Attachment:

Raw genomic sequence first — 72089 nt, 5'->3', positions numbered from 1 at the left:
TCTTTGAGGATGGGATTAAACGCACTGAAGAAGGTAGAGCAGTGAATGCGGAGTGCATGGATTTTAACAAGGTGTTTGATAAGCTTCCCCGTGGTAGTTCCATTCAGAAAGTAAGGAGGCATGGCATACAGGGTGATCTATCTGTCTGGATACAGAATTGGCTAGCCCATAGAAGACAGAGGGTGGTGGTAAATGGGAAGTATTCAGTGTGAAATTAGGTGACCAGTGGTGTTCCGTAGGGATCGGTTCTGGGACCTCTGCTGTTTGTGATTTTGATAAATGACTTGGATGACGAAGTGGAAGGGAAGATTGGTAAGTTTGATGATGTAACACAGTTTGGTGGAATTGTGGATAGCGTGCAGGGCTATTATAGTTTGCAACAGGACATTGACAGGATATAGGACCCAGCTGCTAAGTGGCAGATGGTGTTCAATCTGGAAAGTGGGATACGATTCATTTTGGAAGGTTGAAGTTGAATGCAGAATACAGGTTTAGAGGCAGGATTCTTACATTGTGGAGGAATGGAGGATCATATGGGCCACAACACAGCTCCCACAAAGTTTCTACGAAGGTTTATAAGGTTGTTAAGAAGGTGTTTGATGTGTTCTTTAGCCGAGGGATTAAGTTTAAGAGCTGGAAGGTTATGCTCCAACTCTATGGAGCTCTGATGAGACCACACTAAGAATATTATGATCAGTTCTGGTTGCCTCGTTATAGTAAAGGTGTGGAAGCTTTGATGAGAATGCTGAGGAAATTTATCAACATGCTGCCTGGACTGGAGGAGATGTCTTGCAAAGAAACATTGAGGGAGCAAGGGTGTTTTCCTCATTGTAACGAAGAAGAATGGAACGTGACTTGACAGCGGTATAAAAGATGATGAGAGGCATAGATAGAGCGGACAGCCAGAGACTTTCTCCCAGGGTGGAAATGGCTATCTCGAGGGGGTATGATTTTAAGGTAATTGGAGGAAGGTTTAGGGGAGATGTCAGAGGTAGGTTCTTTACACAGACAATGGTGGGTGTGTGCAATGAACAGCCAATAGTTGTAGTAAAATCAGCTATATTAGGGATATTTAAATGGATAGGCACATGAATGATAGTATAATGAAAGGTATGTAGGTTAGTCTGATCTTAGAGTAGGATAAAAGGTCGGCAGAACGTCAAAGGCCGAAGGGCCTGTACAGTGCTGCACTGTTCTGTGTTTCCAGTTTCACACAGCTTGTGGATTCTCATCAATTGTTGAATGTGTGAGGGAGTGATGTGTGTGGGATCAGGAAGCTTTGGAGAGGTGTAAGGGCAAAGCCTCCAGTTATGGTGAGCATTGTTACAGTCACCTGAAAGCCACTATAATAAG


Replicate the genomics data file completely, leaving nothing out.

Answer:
Raw genomic sequence first — 72089 nt, 5'->3', positions numbered from 1 at the left:
TCTTTGAGGATGGGATTAAACGCACTGAAGAAGGTAGAGCAGTGAATGCGGAGTGCATGGATTTTAACAAGGTGTTTGATAAGCTTCCCCGTGGTAGTTCCATTCAGAAAGTAAGGAGGCATGGCATACAGGGTGATCTATCTGTCTGGATACAGAATTGGCTAGCCCATAGAAGACAGAGGGTGGTGGTAAATGGGAAGTATTCAGTGTGAAATTAGGTGACCAGTGGTGTTCCGTAGGGATCGGTTCTGGGACCTCTGCTGTTTGTGATTTTGATAAATGACTTGGATGACGAAGTGGAAGGGAAGATTGGTAAGTTTGATGATGTAACACAGTTTGGTGGAATTGTGGATAGCGTGCAGGGCTATTATAGTTTGCAACAGGACATTGACAGGATATAGGACCCAGCTGCTAAGTGGCAGATGGTGTTCAATCTGGAAAGTGGGATACGATTCATTTTGGAAGGTTGAAGTTGAATGCAGAATACAGGTTTAGAGGCAGGATTCTTACATTGTGGAGGAATGGAGGATCATATGGGCCACAACACAGCTCCCACAAAGTTTCTACGAAGGTTTATAAGGTTGTTAAGAAGGTGTTTGATGTGTTCTTTAGCCGAGGGATTAAGTTTAAGAGCTGGAAGGTTATGCTCCAACTCTATGGAGCTCTGATGAGACCACACTAAGAATATTATGATCAGTTCTGGTTGCCTCGTTATAGTAAAGGTGTGGAAGCTTTGATGAGAATGCTGAGGAAATTTATCAACATGCTGCCTGGACTGGAGGAGATGTCTTGCAAAGAAACATTGAGGGAGCAAGGGTGTTTTCCTCATTGTAACGAAGAAGAATGGAACGTGACTTGACAGCGGTATAAAAGATGATGAGAGGCATAGATAGAGCGGACAGCCAGAGACTTTCTCCCAGGGTGGAAATGGCTATCTCGAGGGGGTATGATTTTAAGGTAATTGGAGGAAGGTTTAGGGGAGATGTCAGAGGTAGGTTCTTTACACAGACAATGGTGGGTGTGTGCAATGAACAGCCAATAGTTGTAGTAAAATCAGCTATATTAGGGATATTTAAATGGATAGGCACATGAATGATAGTATAATGAAAGGTATGTAGGTTAGTCTGATCTTAGAGTAGGATAAAAGGTCGGCAGAACGTCAAAGGCCGAAGGGCCTGTACAGTGCTGCACTGTTCTGTGTTTCCAGTTTCACACAGCTTGTGGATTCTCATCAATTGTTGAATGTGTGAGGGAGTGATGTGTGTGGGATCAGGAAGCTTTGGAGAGGTGTAAGGGCAAAGCCTCCAGTTATGGTGAGCATTGTTACAGTCACCTGAAAGCCACTATAATAAG